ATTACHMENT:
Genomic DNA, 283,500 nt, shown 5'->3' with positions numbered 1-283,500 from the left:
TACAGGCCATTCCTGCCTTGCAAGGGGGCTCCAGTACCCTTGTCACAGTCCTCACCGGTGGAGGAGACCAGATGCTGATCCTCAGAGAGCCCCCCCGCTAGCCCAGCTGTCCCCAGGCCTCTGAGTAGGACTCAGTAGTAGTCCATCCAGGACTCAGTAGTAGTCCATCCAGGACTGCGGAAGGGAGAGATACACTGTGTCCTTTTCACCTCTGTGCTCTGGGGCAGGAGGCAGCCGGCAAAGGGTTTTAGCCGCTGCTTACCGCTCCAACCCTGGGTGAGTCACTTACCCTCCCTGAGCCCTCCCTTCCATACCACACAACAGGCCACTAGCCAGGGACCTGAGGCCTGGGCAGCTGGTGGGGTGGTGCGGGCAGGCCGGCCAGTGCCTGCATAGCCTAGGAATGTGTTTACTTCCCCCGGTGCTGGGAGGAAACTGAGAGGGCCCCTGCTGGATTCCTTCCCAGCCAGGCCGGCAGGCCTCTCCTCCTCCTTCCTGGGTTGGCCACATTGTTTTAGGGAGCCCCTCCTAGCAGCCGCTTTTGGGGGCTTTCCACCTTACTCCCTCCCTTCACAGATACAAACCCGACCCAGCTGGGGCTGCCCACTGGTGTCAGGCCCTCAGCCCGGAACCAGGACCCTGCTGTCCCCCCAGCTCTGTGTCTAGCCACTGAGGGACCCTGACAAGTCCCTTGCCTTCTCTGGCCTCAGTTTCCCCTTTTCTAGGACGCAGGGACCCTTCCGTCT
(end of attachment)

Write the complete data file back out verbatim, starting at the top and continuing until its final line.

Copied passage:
Genomic DNA, 283,500 nt, shown 5'->3' with positions numbered 1-283,500 from the left:
TACAGGCCATTCCTGCCTTGCAAGGGGGCTCCAGTACCCTTGTCACAGTCCTCACCGGTGGAGGAGACCAGATGCTGATCCTCAGAGAGCCCCCCCGCTAGCCCAGCTGTCCCCAGGCCTCTGAGTAGGACTCAGTAGTAGTCCATCCAGGACTCAGTAGTAGTCCATCCAGGACTGCGGAAGGGAGAGATACACTGTGTCCTTTTCACCTCTGTGCTCTGGGGCAGGAGGCAGCCGGCAAAGGGTTTTAGCCGCTGCTTACCGCTCCAACCCTGGGTGAGTCACTTACCCTCCCTGAGCCCTCCCTTCCATACCACACAACAGGCCACTAGCCAGGGACCTGAGGCCTGGGCAGCTGGTGGGGTGGTGCGGGCAGGCCGGCCAGTGCCTGCATAGCCTAGGAATGTGTTTACTTCCCCCGGTGCTGGGAGGAAACTGAGAGGGCCCCTGCTGGATTCCTTCCCAGCCAGGCCGGCAGGCCTCTCCTCCTCCTTCCTGGGTTGGCCACATTGTTTTAGGGAGCCCCTCCTAGCAGCCGCTTTTGGGGGCTTTCCACCTTACTCCCTCCCTTCACAGATACAAACCCGACCCAGCTGGGGCTGCCCACTGGTGTCAGGCCCTCAGCCCGGAACCAGGACCCTGCTGTCCCCCCAGCTCTGTGTCTAGCCACTGAGGGACCCTGACAAGTCCCTTGCCTTCTCTGGCCTCAGTTTCCCCTTTTCTAGGACGCAGGGACCCTTCCGTCT